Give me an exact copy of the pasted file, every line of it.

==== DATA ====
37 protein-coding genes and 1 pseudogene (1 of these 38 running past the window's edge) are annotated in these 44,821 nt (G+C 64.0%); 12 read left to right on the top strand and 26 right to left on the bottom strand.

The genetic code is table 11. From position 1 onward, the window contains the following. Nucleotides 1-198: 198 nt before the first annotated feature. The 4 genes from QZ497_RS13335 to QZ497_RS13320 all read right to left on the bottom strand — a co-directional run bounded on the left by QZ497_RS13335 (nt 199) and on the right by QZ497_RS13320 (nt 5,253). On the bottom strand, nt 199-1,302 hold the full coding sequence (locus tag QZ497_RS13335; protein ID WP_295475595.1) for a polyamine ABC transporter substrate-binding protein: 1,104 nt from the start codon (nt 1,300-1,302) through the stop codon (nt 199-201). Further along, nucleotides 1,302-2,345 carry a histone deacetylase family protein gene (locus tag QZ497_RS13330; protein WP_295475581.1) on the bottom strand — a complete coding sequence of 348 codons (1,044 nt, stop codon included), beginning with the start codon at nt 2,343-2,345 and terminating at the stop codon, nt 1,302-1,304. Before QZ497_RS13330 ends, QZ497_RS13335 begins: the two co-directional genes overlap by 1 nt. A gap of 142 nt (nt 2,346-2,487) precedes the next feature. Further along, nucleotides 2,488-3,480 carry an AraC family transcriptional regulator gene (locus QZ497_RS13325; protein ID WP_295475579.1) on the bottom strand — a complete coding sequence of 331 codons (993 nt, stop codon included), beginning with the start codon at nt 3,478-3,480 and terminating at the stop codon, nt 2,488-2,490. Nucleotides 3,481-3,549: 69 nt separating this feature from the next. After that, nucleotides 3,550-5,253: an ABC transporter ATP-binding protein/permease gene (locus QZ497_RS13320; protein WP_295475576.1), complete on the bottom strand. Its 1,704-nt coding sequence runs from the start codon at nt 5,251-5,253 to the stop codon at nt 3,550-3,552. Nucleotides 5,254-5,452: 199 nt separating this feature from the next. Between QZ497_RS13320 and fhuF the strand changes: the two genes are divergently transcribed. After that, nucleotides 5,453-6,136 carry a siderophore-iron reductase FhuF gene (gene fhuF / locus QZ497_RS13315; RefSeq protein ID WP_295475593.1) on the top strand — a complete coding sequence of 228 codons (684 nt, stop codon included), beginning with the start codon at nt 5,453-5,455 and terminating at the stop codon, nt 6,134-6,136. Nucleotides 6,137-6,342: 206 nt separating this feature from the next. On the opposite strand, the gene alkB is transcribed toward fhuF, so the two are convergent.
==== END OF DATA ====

37 protein-coding genes and 1 pseudogene (1 of these 38 running past the window's edge) are annotated in these 44,821 nt (G+C 64.0%); 12 read left to right on the top strand and 26 right to left on the bottom strand.

The genetic code is table 11. From position 1 onward, the window contains the following. Nucleotides 1-198: 198 nt before the first annotated feature. The 4 genes from QZ497_RS13335 to QZ497_RS13320 all read right to left on the bottom strand — a co-directional run bounded on the left by QZ497_RS13335 (nt 199) and on the right by QZ497_RS13320 (nt 5,253). On the bottom strand, nt 199-1,302 hold the full coding sequence (locus tag QZ497_RS13335; protein ID WP_295475595.1) for a polyamine ABC transporter substrate-binding protein: 1,104 nt from the start codon (nt 1,300-1,302) through the stop codon (nt 199-201). Further along, nucleotides 1,302-2,345 carry a histone deacetylase family protein gene (locus tag QZ497_RS13330; protein WP_295475581.1) on the bottom strand — a complete coding sequence of 348 codons (1,044 nt, stop codon included), beginning with the start codon at nt 2,343-2,345 and terminating at the stop codon, nt 1,302-1,304. Before QZ497_RS13330 ends, QZ497_RS13335 begins: the two co-directional genes overlap by 1 nt. A gap of 142 nt (nt 2,346-2,487) precedes the next feature. Further along, nucleotides 2,488-3,480 carry an AraC family transcriptional regulator gene (locus QZ497_RS13325; protein ID WP_295475579.1) on the bottom strand — a complete coding sequence of 331 codons (993 nt, stop codon included), beginning with the start codon at nt 3,478-3,480 and terminating at the stop codon, nt 2,488-2,490. Nucleotides 3,481-3,549: 69 nt separating this feature from the next. After that, nucleotides 3,550-5,253: an ABC transporter ATP-binding protein/permease gene (locus QZ497_RS13320; protein WP_295475576.1), complete on the bottom strand. Its 1,704-nt coding sequence runs from the start codon at nt 5,251-5,253 to the stop codon at nt 3,550-3,552. Nucleotides 5,254-5,452: 199 nt separating this feature from the next. Between QZ497_RS13320 and fhuF the strand changes: the two genes are divergently transcribed. After that, nucleotides 5,453-6,136 carry a siderophore-iron reductase FhuF gene (gene fhuF / locus QZ497_RS13315; RefSeq protein ID WP_295475593.1) on the top strand — a complete coding sequence of 228 codons (684 nt, stop codon included), beginning with the start codon at nt 5,453-5,455 and terminating at the stop codon, nt 6,134-6,136. Nucleotides 6,137-6,342: 206 nt separating this feature from the next. On the opposite strand, the gene alkB is transcribed toward fhuF, so the two are convergent.